A practical, responsive management program is essential to enhancing survival of the wolf in the wild (Service 1987; Service 1994; Service 1999). The program must respond to wolf-livestock conflicts, while promoting wolf recovery objectives. If issued, Oregon's permit would provide standards for: (a) Determining problem wolf status (including investigative procedures and criteria), (b) conducting wolf control actions, and (c) disposition of problem wolves.
In addition to evaluation under the ESA, we are analyzing issuance of this permit under NEPA (42 U.S.C. 4321 et seq.). Some environmental impacts of wolf management were analyzed in our 1988 Environmental Action Memorandum on the Interim Wolf Control Plan for the Northern Rocky Mountains and the 1999 Evaluation and Recommended Modifications to it. Our environmental analysis for ODFW's permit application will include changes in the gray wolf's population status since 1999 and other issues specific to Oregon.
Under NEPA, a reasonable range of alternatives to a proposed project must be developed and considered in our environmental review, along with a no-action alternative. Our NEPA evaluation will evaluate the potential impacts of alternatives for wolf conservation actions in Oregon. Management actions would be developed to conserve wolf populations and to protect livestock and pets. An alternative will be selected and a permit decision made after completion of all required analyses and consideration of all comments received in response to this Notice.
Any wolves existing in Oregon would likely be due to range expansion of the northern Rocky Mountains wolf population. However, the State of Oregon has established its own wolf population objectives. These population objectives are documented in the Oregon Wolf Conservation and Management Plan, which can be found at: http://www.dfw.state.or.us/wolves/. The ODFW permit application can be found at: http://www.fws.gov/pacific/ecoservices/endangered/recovery/default.htm.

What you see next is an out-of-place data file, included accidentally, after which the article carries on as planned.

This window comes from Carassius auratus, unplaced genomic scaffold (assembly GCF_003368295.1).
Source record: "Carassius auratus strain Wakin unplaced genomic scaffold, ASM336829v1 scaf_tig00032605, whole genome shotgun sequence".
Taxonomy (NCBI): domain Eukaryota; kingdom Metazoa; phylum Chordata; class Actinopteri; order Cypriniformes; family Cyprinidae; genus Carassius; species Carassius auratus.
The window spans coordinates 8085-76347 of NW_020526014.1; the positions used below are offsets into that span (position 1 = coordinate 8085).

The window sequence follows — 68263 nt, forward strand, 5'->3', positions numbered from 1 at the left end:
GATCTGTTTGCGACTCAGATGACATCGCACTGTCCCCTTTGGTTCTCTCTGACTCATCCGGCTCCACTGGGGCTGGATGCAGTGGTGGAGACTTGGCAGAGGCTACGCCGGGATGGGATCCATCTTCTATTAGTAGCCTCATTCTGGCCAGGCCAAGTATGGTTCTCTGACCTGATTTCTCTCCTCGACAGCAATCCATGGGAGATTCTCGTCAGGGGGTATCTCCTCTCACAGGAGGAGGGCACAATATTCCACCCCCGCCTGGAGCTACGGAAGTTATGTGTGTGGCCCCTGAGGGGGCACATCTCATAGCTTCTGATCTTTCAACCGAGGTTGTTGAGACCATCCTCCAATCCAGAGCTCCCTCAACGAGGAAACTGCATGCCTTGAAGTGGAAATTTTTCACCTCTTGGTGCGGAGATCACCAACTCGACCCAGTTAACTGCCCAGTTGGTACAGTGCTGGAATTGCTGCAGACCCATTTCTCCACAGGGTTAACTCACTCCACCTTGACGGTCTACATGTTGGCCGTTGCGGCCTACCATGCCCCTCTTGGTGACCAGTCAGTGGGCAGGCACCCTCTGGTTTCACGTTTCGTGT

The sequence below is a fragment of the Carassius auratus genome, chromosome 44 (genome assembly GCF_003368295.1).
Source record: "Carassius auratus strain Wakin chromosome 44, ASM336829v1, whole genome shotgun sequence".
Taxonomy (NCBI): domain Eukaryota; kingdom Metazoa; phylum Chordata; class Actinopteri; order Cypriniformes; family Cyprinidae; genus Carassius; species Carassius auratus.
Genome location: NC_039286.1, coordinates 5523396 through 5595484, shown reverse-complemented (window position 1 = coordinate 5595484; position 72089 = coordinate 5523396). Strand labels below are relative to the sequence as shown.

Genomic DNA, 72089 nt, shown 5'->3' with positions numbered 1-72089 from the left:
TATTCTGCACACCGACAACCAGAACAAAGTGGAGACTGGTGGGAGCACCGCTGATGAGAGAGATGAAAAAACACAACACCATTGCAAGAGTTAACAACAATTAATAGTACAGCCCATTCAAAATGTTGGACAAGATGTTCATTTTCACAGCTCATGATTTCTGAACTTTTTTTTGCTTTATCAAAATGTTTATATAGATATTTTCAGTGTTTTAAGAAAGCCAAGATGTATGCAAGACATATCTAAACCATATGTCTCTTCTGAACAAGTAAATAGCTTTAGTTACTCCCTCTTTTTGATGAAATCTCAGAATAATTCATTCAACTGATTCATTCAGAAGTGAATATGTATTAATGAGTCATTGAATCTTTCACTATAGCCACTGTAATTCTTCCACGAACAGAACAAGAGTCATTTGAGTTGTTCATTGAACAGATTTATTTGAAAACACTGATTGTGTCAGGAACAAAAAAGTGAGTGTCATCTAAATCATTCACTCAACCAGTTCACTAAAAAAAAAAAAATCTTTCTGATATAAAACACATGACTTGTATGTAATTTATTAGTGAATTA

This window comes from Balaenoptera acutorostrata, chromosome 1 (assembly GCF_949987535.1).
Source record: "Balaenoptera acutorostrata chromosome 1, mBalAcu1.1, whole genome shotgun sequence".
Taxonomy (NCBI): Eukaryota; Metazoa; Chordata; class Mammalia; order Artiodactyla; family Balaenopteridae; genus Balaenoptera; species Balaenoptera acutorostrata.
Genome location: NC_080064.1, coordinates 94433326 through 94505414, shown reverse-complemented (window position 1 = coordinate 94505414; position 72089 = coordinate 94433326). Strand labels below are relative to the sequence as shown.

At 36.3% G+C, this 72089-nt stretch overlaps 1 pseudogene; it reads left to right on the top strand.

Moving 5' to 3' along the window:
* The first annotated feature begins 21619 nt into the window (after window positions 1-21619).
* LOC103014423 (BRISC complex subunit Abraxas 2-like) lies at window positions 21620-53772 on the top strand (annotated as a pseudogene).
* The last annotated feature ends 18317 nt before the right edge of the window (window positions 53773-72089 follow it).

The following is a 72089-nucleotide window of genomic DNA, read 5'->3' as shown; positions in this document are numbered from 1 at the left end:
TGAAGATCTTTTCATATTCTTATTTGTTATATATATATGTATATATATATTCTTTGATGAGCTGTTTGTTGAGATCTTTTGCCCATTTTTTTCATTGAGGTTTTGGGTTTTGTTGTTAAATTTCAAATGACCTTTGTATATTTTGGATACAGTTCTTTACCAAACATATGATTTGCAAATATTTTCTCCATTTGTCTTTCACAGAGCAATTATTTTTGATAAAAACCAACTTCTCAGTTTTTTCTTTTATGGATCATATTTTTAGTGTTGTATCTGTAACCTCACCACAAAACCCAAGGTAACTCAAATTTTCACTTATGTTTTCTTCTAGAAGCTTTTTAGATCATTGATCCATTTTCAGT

Additional information about wolf recovery and conservation in the northwestern United States, including control of problem wolves, can be found in various reports at: http://westerngraywolf.fws.gov/.
Public Comments Solicited
We solicit public review and comment on this ESA recovery permit application and related NEPA environmental review. Our practice is to make comments, including names and home addresses of respondents, available for public review during regular business hours. Individual respondents may request that we withhold their home addresses from the record, which we will honor to the extent allowable by law. There also may be circumstances in which we would withhold from the record a respondent's identity, to the extent allowable by law. If you wish us to withhold your name and/or address, you must state this prominently at the beginning of your comment, but you should be aware that we may be required to disclose your name and address pursuant to the Freedom of Information Act. Moreover, we will not consider anonymous comments. We will make all submissions from organizations or businesses, and from individuals identifying themselves as representatives or officials of organizations or businesses, available for public inspection in their entirety. Comments and materials received will be available for public inspection, by appointment, during normal business hours at the above address.
This document is published under the authority of the Endangered Species Act of 1973, as amended (16 U.S.C. 1531 et seq.).Start Signature
Dated: June 19, 2006.
David J. Wesley,
Regional Director, Region 1, U.S. Fish and Wildlife Service.
[FR Doc. E6-13132 Filed 8-10-06; 8:45 am]